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Light Music

Lis Rhodes

UK, 1975 - 1977
25 minutes, B&W, Optical, 4:3
Original format: 16mm film
Available formats: 16mm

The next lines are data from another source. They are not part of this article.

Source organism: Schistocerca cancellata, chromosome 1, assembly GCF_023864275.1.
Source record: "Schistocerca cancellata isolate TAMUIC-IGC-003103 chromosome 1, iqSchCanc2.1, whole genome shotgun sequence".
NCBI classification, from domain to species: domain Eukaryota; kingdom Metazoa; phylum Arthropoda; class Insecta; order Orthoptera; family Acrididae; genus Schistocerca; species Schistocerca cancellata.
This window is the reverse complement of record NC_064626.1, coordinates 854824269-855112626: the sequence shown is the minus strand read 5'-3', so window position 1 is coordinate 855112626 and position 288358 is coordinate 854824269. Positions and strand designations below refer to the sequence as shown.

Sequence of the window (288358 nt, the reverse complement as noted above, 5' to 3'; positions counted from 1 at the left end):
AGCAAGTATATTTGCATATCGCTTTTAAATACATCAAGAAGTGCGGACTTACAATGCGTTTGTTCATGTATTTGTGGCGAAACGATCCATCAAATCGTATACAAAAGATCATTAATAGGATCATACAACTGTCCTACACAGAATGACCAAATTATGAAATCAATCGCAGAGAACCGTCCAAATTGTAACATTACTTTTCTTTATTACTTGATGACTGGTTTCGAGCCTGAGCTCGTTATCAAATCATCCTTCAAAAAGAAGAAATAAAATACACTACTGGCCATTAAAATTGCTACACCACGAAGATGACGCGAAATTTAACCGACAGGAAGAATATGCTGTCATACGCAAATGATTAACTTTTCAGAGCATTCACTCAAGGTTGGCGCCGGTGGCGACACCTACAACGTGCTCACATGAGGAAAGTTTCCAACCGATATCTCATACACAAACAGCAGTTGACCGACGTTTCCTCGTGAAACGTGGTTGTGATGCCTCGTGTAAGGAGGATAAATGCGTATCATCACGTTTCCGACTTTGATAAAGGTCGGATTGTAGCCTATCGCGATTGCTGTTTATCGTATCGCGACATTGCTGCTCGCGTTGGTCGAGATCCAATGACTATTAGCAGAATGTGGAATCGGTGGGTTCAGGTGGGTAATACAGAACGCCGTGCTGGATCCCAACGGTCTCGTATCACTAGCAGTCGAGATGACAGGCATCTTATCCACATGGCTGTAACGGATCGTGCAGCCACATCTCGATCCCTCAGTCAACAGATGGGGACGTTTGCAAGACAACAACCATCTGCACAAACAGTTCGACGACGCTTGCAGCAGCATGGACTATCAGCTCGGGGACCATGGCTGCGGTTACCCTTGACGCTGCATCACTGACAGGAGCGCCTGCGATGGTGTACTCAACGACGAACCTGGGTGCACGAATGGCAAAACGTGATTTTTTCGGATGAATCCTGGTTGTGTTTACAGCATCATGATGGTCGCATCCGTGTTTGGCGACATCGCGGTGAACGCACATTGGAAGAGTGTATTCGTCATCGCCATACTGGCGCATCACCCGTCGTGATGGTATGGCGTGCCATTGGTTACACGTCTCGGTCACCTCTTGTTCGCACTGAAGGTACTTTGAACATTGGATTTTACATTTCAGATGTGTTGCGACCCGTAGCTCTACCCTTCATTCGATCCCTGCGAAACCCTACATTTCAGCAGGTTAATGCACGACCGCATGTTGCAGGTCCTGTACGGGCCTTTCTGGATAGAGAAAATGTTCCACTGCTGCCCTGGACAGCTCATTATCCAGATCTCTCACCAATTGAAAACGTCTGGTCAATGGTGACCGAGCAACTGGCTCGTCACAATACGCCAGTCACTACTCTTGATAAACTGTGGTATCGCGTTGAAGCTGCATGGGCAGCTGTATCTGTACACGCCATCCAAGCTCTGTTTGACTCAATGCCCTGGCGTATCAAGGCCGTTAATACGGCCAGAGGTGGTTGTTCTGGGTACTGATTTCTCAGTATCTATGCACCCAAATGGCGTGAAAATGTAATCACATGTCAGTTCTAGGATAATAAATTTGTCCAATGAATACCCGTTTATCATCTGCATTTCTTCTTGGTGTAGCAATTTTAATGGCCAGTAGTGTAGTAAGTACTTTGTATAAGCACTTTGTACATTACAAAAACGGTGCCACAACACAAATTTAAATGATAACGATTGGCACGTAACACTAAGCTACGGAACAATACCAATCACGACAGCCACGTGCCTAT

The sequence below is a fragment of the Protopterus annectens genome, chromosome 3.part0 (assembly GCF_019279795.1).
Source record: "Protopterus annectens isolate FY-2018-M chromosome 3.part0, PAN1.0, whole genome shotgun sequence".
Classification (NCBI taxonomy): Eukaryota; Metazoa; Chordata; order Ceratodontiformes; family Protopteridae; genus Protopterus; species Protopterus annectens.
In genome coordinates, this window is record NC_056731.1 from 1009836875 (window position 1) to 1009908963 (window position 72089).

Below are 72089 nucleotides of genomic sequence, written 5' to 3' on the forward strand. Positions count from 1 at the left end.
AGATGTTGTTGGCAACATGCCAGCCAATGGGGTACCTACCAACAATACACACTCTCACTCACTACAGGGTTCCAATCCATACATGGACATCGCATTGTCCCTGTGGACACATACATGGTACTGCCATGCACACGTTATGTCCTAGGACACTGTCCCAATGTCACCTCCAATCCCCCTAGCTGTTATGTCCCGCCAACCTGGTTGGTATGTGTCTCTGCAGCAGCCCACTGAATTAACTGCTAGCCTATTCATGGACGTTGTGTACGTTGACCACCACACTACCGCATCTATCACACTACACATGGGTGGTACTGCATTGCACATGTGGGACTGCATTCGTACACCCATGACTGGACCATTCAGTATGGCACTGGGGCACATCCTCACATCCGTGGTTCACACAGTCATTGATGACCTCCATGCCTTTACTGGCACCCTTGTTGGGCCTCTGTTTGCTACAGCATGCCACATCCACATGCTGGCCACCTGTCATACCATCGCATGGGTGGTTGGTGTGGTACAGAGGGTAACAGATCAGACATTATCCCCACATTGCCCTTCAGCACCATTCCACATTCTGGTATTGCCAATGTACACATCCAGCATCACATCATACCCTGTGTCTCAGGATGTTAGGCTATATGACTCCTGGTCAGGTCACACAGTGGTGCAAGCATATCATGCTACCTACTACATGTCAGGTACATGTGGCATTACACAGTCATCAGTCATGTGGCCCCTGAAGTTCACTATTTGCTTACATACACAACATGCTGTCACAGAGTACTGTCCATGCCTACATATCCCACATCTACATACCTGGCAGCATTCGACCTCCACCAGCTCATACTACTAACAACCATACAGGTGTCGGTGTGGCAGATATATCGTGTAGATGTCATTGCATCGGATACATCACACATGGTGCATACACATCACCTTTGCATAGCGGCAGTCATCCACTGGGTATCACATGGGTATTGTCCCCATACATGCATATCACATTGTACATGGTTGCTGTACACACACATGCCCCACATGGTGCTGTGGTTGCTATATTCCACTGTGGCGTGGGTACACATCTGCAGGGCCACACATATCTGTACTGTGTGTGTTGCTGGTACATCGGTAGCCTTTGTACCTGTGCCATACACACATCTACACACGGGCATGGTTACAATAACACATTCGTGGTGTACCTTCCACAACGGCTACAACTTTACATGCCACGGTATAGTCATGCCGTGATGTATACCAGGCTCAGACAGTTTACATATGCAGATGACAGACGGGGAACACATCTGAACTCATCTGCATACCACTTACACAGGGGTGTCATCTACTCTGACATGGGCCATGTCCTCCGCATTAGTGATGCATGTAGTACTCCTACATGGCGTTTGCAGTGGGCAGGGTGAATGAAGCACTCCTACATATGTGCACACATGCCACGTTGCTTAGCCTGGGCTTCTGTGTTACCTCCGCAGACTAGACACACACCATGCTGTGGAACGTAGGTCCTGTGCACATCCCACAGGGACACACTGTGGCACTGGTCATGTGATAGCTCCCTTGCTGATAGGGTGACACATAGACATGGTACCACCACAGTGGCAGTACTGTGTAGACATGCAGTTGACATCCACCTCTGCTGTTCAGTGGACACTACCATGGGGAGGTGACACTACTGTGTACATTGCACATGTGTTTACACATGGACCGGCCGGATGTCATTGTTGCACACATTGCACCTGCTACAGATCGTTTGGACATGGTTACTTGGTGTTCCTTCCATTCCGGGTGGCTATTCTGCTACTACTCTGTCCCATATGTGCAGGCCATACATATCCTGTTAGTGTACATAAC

Light Music was first shown as a two part 14 minute videotape at the Serpentine Gallery in the Festival of Independent Video (1975). In 1977 it was screened in Paris as a two screen 16 mm film. It is more or less different every time it is screened. I thought the audience would move around – leave – return – and chat throughout – and they did and still do. Now sometimes members of the audience become performers, performing within and to the light of Light Music. This impromptu performance is often taken away as a digital record of the viewer as performer. –L.R.‘The Tanks at Tate Modern are three colossal new spaces beneath the ground. One tank is reserved for works from the Tate collection, and the inaugural experience is exhilarating: a pair of projectors spooling black-and-white celluloid across the room at each other to a soundtrack something like old biplanes buzzing and humming. Sound and vision are intimately connected – the op-art patterns read as audio – and the images zip and sizzle on the screen like cinematic Bridget Riley. But the best effect is of moving in throngs among the glamorous limelight. It’s startling to learn that Lis Rhodes made Light Music almost 40 years ago.’ –Laura Cumming The Observer, The Tanks: Art in Action 22 July 2012‘In this groundbreaking work, Rhodes plays with our preconception of film by presenting the soundtrack as a series of horizontal and vertical lines that were drawn with pen and ink on the optical edge of the filmstrip. These are projected onto two opposite facing screens in a hazy room. As the films roll, they appear as an ‘optical soundtrack’. What the viewer hears, on the other hand, is the audible equivalent of the alternating images on the screens. The space between the two screens turns the beams into airy sculptural forms consisting of light, shadow and smoke, which encourages the viewer to move around the room. This in turns destroys conventional film watching codes and turns the film into a collective practice where the audience is expected to intervene into the work and thus, become the performer. This work was the artist’s reaction to what she perceives as a lack of interest and appreciation of European women composers. Thus in Light Music, Lis Rhodes interweaves cinematic practices with a range of topics from gender politics to phenomenological experience.’ –Deren Erelçin http://theculturetrip.com/ Lis Rhodes’s ‘Light Music’ Challenges Perceptions of FilmSelected screenings: at Tate Modern, in the Tanks, 2012 ; with Tamara Krikorian’s Time Revealing Truth and Steve Farrer’s ‘The Machine’, screened in Oil Tanks, Tate Modern, London, 2009 ; ‘Expanded Cinema – Space/Time/Structure’ Stuttgart, 2006 ; Image Forum Festival, Tokyo and Kyoto, 2004 ; ‘Expanded Cinema’, performance, The British Council, Paris, 1977; ‘The Video Show’, Serpentine Gallery, London 1975